The number of people who have died after contracting coronavirus in the UK has risen to 144 – as the number of confirmed cases rose 643 to 3,269, according to the Department of Health.
It comes after NHS England confirmed 29 more people had died in England in the past 24 hours, taking the number to 128.
The latest deaths were people between 47 and 96 years old and all had underlying health conditions.
London’s death toll went up 16 and now stands at 52.
Earlier, Scottish First Minister Nicola Sturgeon said three people in Scotland had died there in the past 24 hours after testing positive for coronavirus.
She said her country’s death toll had doubled to six as she addressed MSPs in Holyrood.
The total number of people in Scotland who have contracted COVID-19 stands at 266 – a rise of 39 in 24 hours.
She said the figure was “likely to be an underestimate of the true prevalence of the infection”.
The number of cases in Wales has also increased, with 24 new confirmed cases bringing its total to 170.
Northern Ireland has a total of 77 confirmed cases of coronavirus.
On Thursday morning, the total number of cases across the UK stood at 2,689 but it is expected to change later today.
The prime minister said in his daily briefing on Thursday that he believed the country could “turn the tide” against the virus in the next 12 weeks.
He also said the government was in talks to buy “hundreds of thousands” of tests to reveal if people are immune.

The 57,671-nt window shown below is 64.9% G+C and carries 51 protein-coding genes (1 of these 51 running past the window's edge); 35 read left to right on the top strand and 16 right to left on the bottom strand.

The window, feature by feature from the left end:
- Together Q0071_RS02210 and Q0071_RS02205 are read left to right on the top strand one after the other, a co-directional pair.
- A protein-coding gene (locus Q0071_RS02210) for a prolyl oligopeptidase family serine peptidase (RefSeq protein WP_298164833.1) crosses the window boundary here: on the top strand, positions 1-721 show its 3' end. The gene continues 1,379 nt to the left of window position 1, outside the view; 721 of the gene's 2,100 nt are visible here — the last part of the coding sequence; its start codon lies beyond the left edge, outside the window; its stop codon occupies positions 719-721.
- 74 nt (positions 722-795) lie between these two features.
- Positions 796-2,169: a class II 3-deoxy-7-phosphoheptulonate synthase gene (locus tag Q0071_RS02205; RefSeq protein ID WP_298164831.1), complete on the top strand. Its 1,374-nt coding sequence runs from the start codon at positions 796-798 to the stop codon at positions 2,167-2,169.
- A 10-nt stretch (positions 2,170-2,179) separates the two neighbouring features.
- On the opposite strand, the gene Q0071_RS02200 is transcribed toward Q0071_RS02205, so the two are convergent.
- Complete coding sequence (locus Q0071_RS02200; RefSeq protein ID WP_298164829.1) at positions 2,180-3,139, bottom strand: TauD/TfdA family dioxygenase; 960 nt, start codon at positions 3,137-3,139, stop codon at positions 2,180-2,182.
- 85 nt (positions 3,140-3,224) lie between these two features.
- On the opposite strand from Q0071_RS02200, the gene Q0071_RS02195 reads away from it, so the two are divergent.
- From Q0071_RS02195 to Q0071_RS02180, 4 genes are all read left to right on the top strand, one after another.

The virus outbreak has continued to affect people’s lives across Britain.
A partial shutdown of the London Underground started on Thursday as up to 40 stations that do not interchange with other lines were closed “until further notice”.
Elsewhere, the education secretary said students whose exams have been cancelled to stop the coronavirus spread will be given grades so they can still go to college or university.
Gavin Williamson told Sky News the full details including who would decide those GCSE and A-level grades and what appeals process would be available would be revealed on Friday.
Up to 20,000 service personnel will be put on standby to help combat the coronavirus, with troops gearing up to drive oxygen tankers, support the police and boost hospital capacity.
On Thursday, reservists will be put on notice to mobilise if required as part of a war-like effort to prepare the armed forces in case the government calls upon them in large numbers.
And supermarkets are expecting to get police support to deter unruly behaviour if London goes into lockdown because of the outbreak.